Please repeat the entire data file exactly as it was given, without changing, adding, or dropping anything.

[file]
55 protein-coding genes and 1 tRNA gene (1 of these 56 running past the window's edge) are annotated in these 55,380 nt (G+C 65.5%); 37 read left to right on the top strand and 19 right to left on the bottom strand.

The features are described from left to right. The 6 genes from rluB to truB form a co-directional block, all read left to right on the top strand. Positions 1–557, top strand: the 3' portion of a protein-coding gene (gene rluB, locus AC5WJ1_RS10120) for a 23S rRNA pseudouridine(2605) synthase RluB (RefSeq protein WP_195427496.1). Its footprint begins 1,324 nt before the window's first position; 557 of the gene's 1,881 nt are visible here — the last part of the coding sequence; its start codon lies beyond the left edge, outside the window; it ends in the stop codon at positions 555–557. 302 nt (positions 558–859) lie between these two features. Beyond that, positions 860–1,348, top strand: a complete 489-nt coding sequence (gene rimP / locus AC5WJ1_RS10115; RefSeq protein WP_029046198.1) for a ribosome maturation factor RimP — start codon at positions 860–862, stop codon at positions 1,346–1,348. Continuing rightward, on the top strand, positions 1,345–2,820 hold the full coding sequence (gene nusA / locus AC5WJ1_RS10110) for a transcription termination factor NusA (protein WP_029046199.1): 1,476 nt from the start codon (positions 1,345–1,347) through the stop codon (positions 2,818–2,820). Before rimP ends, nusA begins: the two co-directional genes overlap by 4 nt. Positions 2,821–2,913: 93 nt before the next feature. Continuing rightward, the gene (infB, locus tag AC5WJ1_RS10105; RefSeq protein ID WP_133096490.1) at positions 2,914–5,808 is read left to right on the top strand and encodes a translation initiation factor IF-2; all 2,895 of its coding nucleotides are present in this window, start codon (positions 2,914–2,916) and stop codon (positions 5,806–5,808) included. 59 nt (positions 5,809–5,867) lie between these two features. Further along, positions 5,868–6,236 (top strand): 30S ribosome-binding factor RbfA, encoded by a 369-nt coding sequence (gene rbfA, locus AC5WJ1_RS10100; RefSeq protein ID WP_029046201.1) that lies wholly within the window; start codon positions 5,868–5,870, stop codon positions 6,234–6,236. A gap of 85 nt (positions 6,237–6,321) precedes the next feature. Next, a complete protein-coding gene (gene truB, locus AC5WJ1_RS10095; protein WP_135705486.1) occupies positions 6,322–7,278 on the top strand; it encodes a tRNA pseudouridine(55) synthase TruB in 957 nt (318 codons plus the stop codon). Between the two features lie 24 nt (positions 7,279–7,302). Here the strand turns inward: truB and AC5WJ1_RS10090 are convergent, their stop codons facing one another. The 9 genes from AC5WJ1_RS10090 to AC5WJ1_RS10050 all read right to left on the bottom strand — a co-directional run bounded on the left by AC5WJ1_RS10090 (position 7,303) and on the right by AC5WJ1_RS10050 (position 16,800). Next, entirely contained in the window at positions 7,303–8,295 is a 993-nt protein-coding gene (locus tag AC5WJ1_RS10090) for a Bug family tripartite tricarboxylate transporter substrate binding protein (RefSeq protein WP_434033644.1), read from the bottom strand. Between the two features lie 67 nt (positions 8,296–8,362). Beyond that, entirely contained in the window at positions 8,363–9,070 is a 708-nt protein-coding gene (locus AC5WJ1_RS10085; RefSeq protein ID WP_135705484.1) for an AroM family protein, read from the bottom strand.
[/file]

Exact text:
55 protein-coding genes and 1 tRNA gene (1 of these 56 running past the window's edge) are annotated in these 55,380 nt (G+C 65.5%); 37 read left to right on the top strand and 19 right to left on the bottom strand.

The features are described from left to right. The 6 genes from rluB to truB form a co-directional block, all read left to right on the top strand. Positions 1–557, top strand: the 3' portion of a protein-coding gene (gene rluB, locus AC5WJ1_RS10120) for a 23S rRNA pseudouridine(2605) synthase RluB (RefSeq protein WP_195427496.1). Its footprint begins 1,324 nt before the window's first position; 557 of the gene's 1,881 nt are visible here — the last part of the coding sequence; its start codon lies beyond the left edge, outside the window; it ends in the stop codon at positions 555–557. 302 nt (positions 558–859) lie between these two features. Beyond that, positions 860–1,348, top strand: a complete 489-nt coding sequence (gene rimP / locus AC5WJ1_RS10115; RefSeq protein WP_029046198.1) for a ribosome maturation factor RimP — start codon at positions 860–862, stop codon at positions 1,346–1,348. Continuing rightward, on the top strand, positions 1,345–2,820 hold the full coding sequence (gene nusA / locus AC5WJ1_RS10110) for a transcription termination factor NusA (protein WP_029046199.1): 1,476 nt from the start codon (positions 1,345–1,347) through the stop codon (positions 2,818–2,820). Before rimP ends, nusA begins: the two co-directional genes overlap by 4 nt. Positions 2,821–2,913: 93 nt before the next feature. Continuing rightward, the gene (infB, locus tag AC5WJ1_RS10105; RefSeq protein ID WP_133096490.1) at positions 2,914–5,808 is read left to right on the top strand and encodes a translation initiation factor IF-2; all 2,895 of its coding nucleotides are present in this window, start codon (positions 2,914–2,916) and stop codon (positions 5,806–5,808) included. 59 nt (positions 5,809–5,867) lie between these two features. Further along, positions 5,868–6,236 (top strand): 30S ribosome-binding factor RbfA, encoded by a 369-nt coding sequence (gene rbfA, locus AC5WJ1_RS10100; RefSeq protein ID WP_029046201.1) that lies wholly within the window; start codon positions 5,868–5,870, stop codon positions 6,234–6,236. A gap of 85 nt (positions 6,237–6,321) precedes the next feature. Next, a complete protein-coding gene (gene truB, locus AC5WJ1_RS10095; protein WP_135705486.1) occupies positions 6,322–7,278 on the top strand; it encodes a tRNA pseudouridine(55) synthase TruB in 957 nt (318 codons plus the stop codon). Between the two features lie 24 nt (positions 7,279–7,302). Here the strand turns inward: truB and AC5WJ1_RS10090 are convergent, their stop codons facing one another. The 9 genes from AC5WJ1_RS10090 to AC5WJ1_RS10050 all read right to left on the bottom strand — a co-directional run bounded on the left by AC5WJ1_RS10090 (position 7,303) and on the right by AC5WJ1_RS10050 (position 16,800). Next, entirely contained in the window at positions 7,303–8,295 is a 993-nt protein-coding gene (locus tag AC5WJ1_RS10090) for a Bug family tripartite tricarboxylate transporter substrate binding protein (RefSeq protein WP_434033644.1), read from the bottom strand. Between the two features lie 67 nt (positions 8,296–8,362). Beyond that, entirely contained in the window at positions 8,363–9,070 is a 708-nt protein-coding gene (locus AC5WJ1_RS10085; RefSeq protein ID WP_135705484.1) for an AroM family protein, read from the bottom strand.